Carlyle Group co-chief executive Glenn Youngkin (pictured, left) announced he is stepping down after less than three years at the helm. This move will see Kewsong Lee (pictured, right) taking over as sole chief executive of the private equity giant in the middle of the coronavirus pandemic.
The abrupt exit, announced last Tuesday, leaves the $217bn asset manager under the control of Lee, who joined in 2013 from rival Warburg Pincus, where he spent 21 years.
It also sees Youngkin, 53, leave after several decades at the company he joined in his 20s. He is said to be focusing on public service while the firm’s prominent initiatives of recent years, including growing its credit and insurance businesses, are already under Lee’s purview.
Since 2018, Lee, 54, and Youngkin had been co-managing the company after assuming full operational control from the firm’s pioneering founders — David Rubenstein, Bill Conway and Daniel D’Aniello.
This was seen as an unusual management model, especially since rivals such as Blackstone Group, Apollo Global Management and KKR have elevated their next generation and laid out succession plans, but stopped short of handing over the reins completely.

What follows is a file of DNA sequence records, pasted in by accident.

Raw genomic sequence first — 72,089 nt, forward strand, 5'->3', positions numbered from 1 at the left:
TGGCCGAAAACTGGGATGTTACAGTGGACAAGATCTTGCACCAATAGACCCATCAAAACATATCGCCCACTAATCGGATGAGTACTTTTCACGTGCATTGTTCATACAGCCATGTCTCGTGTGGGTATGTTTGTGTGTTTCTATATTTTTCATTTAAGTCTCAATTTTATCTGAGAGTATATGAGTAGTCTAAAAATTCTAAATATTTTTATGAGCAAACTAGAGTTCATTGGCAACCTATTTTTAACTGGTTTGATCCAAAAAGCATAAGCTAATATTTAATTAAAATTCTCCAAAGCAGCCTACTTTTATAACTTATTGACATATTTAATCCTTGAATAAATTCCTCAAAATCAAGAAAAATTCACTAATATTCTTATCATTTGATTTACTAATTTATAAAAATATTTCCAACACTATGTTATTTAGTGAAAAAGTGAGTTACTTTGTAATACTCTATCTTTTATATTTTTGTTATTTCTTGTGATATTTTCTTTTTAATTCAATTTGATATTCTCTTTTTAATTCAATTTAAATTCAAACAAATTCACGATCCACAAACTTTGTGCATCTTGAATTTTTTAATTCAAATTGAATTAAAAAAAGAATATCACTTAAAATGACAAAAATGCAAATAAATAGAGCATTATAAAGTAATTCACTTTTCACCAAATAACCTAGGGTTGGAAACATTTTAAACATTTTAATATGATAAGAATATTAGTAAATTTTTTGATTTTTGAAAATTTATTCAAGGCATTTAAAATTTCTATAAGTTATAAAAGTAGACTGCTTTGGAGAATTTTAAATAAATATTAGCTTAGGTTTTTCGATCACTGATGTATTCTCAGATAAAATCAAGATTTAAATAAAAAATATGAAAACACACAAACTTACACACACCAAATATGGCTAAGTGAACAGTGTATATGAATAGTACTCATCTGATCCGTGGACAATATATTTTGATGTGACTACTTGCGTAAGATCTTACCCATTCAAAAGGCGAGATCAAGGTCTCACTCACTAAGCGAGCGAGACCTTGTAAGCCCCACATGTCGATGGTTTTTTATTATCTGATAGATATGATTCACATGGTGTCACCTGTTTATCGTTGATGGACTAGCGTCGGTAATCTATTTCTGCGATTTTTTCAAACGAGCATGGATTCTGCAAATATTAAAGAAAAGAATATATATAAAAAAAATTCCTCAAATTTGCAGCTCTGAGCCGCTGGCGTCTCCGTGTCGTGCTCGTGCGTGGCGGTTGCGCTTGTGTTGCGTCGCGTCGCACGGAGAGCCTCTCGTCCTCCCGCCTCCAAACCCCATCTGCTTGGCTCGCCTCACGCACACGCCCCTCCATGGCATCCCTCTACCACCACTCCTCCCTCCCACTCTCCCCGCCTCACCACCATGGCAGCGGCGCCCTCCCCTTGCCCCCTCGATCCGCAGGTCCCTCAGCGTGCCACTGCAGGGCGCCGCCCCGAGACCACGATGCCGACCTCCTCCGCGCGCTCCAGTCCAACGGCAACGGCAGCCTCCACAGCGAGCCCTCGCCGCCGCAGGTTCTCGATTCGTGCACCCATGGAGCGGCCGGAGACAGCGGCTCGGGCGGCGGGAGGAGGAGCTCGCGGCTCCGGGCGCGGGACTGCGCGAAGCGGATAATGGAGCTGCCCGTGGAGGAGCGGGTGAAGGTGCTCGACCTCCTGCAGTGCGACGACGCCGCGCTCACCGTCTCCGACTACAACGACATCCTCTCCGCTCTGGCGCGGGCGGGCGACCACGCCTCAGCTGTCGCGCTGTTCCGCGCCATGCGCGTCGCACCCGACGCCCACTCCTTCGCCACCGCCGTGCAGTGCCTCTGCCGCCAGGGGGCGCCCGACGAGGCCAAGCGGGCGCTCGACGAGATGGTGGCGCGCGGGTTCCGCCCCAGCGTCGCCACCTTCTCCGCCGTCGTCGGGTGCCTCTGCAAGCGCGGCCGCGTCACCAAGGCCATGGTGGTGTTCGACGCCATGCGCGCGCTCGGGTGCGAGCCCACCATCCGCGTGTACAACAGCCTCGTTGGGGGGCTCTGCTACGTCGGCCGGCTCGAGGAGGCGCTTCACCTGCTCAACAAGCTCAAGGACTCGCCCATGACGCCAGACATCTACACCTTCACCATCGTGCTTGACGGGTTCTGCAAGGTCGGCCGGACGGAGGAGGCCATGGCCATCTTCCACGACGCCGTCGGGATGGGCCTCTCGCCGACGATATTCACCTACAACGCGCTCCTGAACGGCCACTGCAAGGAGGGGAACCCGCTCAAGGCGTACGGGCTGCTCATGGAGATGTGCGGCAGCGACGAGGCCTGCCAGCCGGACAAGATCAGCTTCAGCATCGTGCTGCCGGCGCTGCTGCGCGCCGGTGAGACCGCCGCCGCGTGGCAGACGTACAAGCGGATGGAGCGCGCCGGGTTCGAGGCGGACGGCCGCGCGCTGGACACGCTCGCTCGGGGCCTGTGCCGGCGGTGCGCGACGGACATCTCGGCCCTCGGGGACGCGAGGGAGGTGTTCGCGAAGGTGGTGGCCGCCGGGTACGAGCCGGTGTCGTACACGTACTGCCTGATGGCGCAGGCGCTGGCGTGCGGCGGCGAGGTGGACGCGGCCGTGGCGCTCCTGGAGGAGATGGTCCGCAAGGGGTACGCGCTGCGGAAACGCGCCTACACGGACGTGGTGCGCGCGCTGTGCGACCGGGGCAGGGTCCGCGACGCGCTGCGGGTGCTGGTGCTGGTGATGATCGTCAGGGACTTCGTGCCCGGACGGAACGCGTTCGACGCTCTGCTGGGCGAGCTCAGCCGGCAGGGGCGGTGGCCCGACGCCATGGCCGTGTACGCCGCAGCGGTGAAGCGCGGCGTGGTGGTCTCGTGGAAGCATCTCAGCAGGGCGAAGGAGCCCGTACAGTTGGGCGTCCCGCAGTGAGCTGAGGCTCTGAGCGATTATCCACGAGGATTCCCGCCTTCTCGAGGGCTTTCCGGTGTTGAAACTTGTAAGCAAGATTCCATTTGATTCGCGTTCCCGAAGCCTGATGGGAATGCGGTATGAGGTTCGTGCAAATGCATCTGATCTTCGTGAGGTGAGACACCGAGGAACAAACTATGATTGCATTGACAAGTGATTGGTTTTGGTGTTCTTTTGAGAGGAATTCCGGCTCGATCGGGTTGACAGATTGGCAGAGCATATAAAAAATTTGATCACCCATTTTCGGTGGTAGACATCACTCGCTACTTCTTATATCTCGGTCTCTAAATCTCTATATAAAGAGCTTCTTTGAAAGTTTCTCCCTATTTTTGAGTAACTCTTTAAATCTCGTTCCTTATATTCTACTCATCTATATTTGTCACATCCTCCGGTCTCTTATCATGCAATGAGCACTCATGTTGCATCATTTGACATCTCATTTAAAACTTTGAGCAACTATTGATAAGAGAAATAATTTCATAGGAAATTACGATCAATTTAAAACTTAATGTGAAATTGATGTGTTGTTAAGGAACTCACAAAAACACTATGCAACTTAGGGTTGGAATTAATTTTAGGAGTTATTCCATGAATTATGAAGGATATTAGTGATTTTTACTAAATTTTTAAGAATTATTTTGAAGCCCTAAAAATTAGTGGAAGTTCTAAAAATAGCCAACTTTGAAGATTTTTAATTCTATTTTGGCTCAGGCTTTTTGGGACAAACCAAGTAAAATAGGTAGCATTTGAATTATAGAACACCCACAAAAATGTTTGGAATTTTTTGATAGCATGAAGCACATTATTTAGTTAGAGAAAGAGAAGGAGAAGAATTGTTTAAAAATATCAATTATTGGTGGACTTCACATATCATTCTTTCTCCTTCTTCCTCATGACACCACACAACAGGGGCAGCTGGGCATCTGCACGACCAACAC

For New York-based Carlyle Group, the first quarter brought about its biggest loss as a public company but the company said it’s prepared to handle a crisis with a wide range of outcomes.
During Youngkin’s tenure, Carlyle Group surpassed a $100bn fundraising goal and transitioned to a C-corporation from a publicly traded partnership. The firm had $217bn of assets under management at the end of the first quarter.
Revenues have been fluctuating in recent years, reaching $3.38bn last year, a 39% increase from the previous year but an 8% dip from 2017. This saw the company’s stock undergo various rating changes with Morgan Stanley raising its target price to $29. Carlyle Grop (GC) currently trades just below that line at $28.71.
Lee said in an interview with Bloomberg that he expects it to take years for the global economy to recover from the pandemic and that the US economy, in particular, will face more challenges than that of China.
The change in management structure comes at a turbulent time in the economy and capital markets as asset managers are trying to assure investors that their portfolios are able to withstand the crisis and capitalize on opportunities that might arise during the turmoil.
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